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1939 Hagstrom Map of New York City w/Subway IRT and BMT lines

Hagstrom's Map of New York Subways and elevatd Systems. - Main View

1939 Hagstrom Map of New York City w/Subway IRT and BMT lines


Early mapping of New York Subways.



Hagstrom's Map of New York Subways and elevatd Systems.
  1939 (undated)     27 x 16.5 in (68.58 x 41.91 cm)


An uncommon early c. 1939 edition of Hagstrom's map of New York City showing subways and elevated trains, including the BMT and IRT lines. The map covers most of New York City with the exception of Staten Island. Parks are detailed, as are major avenues and streets, but he focus of the map is the subway and transit lines. Color coding defines the lines, the IRT (blue), BMT (yellow), 8th Avenue line (Red), Joint lines (blue and yellow). The map also attempts to show major railway lines. This map is undated but predates the 1939 merger of the December 12, 1939 merger of the IRT, BMT, IND (independent lines), the largest railroad merger in U.S. history.
Publication History and Census
This map went through many states and editions, most of which are undated. We have tentatively dated this example to 1939 based upon the design, copyright notices, and an assessment of the content.


Andrew Gunnar Hagstrom (1890 - September 24, 1977) was a map publisher based in Maspeth, Queens. Hagstrom was a Swedish immigrant who came to new York in 1909 where took work milking cows at a farm near Coney Island, Brooklyn. He then worked in the meat packing industry while taking a degree in commercial art at the New York Mechanics Institute. Afterwords he founded a drafting business in Manhattan, creating a map to illustrate his drafting skill help customers locate his shop. His map proved popular and he expanded operations, founding the Hagstrom Map Company (1916 - 1968) and issuing additional maps of various parts of New York City and the surrounding regions. By 1949, Hagstrom had issued more than 150 maps, guides, and atlases, most of which focused on New York. Hagstrom pioneered a cartographic style that exaggerated street size to increase clarity and create additional room for large print readable labeling. Even the New York Subway system hired Hagstrom to produce its map, which was in use from the 1940s to 1958. Hagstrom died in 1977, at the age of 81. Hagstrom was knighted by the King of Sweden. His company flourished until 1968 when it was acquired by Macmillan. The brand has since passed through multiple corporate portfolios and is currently the property by Kappa Publishing Group. Learn More...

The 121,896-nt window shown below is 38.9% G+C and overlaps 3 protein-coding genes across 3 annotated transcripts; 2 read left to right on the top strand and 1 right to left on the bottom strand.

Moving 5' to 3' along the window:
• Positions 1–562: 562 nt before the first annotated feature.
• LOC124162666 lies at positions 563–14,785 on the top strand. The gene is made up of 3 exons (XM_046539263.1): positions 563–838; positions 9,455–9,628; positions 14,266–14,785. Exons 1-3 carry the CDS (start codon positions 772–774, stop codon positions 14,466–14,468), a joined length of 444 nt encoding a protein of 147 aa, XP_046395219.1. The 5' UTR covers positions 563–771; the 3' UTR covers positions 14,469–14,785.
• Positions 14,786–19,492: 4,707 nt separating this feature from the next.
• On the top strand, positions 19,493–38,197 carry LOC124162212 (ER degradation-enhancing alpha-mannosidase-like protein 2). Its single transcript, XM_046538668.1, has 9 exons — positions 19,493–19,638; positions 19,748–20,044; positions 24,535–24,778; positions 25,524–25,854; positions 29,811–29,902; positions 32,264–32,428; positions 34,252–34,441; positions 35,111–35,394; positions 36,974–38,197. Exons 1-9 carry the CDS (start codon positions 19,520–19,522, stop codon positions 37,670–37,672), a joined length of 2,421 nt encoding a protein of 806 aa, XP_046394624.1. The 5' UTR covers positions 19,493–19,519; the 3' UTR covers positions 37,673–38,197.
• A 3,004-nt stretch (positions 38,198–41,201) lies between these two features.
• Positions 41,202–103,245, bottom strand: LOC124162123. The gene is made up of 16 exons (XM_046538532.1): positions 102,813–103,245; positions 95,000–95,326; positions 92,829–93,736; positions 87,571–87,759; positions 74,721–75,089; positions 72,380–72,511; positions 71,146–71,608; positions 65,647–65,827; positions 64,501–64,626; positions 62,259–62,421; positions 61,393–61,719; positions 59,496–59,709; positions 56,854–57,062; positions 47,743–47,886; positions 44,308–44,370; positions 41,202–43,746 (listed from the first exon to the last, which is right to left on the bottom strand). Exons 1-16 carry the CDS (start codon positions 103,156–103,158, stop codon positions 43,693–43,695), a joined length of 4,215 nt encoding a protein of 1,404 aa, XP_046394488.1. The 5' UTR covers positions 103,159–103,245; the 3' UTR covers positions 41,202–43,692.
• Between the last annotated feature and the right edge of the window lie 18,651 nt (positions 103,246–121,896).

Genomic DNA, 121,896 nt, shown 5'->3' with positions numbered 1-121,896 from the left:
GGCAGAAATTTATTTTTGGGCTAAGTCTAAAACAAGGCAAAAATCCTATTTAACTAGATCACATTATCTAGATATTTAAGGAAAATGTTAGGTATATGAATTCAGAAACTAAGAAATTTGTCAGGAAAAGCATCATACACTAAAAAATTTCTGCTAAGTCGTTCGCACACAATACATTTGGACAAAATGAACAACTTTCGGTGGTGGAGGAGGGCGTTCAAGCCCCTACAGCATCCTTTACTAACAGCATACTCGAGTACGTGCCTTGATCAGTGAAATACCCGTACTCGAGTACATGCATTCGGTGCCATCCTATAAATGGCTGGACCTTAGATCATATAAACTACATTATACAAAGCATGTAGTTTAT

Good. Laid down on archival tissue. Wear at old fold lines and intersections.